The Vampire of Ropraz
Chessex's (and translator W. Donald Wilson's) little feat of alchemy is to be just a bit more explicit – all right, sometimes more than a bit – about hidden horrors and forbidden appetites than, say, Bram Stoker, while preserving the same sense of foreboding and isolation:
"Ropraz in the Haut-Jorat, canton of Vaud, Switzerland, 1903. A land of wolves and neglect in the early twentieth century. ... Dwellings often scattered over wastelands hemmed in by dark trees, cramped villages with squat houses. Ideas have no currency, tradition is a dead weight, and modern hygiene is unknown. ... You have to take care when employing a vagabond for the harvest, or to dig potatoes. He is the outsider, the snoop, the thief. ... In the remote countryside a young girl is a lodestar for lunacy ... Sexual privation, as it will come to be called, is added to skulking fear and evil fancies. ... But I was forgetting the astounding beauty of the place. ... "During the harsh winter of 1903, three women in the Swiss village of Ropraz are dug up from their graves, sexually assaulted, and horribly mutilated, and the search for suspects, narrated in spare prose, turns up fresh secrets and perversions. A suspect is arrested, released, then jailed again. In prison he receives visits from a mysterious woman in white, who bribes the suspect's jailers and slips in for assignations far more explicit that Victorian horror writing would have allowed. The man may or may not be the dreaded Vampire of Ropraz, but the visits trigger new violence on his part.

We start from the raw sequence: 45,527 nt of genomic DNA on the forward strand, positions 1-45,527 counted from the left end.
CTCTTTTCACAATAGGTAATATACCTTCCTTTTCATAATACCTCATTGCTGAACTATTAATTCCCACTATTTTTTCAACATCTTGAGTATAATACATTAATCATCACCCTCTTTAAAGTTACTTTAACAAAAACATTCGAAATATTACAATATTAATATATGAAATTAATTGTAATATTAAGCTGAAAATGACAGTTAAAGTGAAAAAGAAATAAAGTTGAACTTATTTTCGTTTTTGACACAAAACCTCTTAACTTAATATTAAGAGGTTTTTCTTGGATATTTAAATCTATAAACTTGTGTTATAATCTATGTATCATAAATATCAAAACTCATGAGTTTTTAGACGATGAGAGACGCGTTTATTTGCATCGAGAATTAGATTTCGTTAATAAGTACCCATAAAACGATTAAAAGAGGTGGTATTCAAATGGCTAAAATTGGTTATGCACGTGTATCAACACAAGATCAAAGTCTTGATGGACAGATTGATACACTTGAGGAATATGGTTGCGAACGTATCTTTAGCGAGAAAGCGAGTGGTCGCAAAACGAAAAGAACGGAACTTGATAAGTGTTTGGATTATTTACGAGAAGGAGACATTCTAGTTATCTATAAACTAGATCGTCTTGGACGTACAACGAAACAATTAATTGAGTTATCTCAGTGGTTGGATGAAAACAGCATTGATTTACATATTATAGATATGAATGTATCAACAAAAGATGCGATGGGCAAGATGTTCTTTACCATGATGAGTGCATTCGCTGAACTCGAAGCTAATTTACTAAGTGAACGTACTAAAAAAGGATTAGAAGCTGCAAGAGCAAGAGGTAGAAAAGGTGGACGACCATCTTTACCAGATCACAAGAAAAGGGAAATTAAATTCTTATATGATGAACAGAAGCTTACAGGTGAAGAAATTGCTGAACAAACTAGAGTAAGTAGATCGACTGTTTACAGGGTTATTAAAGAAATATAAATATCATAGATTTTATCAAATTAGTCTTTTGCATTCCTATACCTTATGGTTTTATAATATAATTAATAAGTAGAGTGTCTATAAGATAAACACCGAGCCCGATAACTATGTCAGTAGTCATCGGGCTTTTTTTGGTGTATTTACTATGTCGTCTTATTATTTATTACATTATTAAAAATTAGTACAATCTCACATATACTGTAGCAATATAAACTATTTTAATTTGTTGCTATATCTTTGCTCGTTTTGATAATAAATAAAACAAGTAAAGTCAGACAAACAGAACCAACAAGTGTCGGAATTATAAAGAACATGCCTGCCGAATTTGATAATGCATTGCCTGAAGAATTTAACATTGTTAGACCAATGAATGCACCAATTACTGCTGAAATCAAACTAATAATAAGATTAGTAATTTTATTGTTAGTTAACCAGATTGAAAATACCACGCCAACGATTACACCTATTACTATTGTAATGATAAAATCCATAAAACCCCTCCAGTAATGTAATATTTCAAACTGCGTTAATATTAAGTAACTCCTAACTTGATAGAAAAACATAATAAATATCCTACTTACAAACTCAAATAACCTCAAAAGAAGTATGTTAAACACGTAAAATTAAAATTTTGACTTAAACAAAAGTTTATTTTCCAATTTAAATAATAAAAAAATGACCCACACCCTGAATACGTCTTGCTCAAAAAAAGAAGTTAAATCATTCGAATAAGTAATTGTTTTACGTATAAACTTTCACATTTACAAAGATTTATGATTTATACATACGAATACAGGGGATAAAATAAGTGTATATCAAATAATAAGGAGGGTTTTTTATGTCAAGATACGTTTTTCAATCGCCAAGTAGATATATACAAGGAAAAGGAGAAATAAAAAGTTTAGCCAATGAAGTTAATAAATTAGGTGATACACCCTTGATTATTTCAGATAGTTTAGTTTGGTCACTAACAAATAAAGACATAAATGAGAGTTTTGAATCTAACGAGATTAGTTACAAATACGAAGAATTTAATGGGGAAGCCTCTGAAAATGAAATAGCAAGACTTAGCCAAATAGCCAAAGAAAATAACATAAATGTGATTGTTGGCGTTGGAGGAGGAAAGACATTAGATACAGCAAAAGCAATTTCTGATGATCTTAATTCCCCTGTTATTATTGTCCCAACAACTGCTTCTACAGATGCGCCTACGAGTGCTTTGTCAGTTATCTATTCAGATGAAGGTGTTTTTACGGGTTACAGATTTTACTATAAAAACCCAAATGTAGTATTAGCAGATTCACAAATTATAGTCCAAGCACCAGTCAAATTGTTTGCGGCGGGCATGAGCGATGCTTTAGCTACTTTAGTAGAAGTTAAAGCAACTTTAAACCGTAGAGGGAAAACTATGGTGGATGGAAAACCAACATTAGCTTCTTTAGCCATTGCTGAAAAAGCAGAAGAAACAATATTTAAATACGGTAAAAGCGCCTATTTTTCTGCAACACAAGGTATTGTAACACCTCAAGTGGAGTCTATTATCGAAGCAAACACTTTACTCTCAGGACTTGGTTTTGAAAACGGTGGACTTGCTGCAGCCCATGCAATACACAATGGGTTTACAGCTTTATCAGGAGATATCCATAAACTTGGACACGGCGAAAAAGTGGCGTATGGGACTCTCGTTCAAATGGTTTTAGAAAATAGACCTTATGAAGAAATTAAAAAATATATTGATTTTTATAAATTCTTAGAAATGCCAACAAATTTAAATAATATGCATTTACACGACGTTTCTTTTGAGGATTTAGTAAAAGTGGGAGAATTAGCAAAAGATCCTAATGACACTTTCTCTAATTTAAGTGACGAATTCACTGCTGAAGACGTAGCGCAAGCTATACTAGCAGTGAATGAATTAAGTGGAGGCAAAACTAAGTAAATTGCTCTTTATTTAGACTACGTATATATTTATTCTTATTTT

His ultimate fate, after he escapes, joins the French Foreign Legion, and dies amid the mud and rain of trench warfare, is a grimly humorous comment on the notion of buried secrets.
© Peter Rozovsky 2008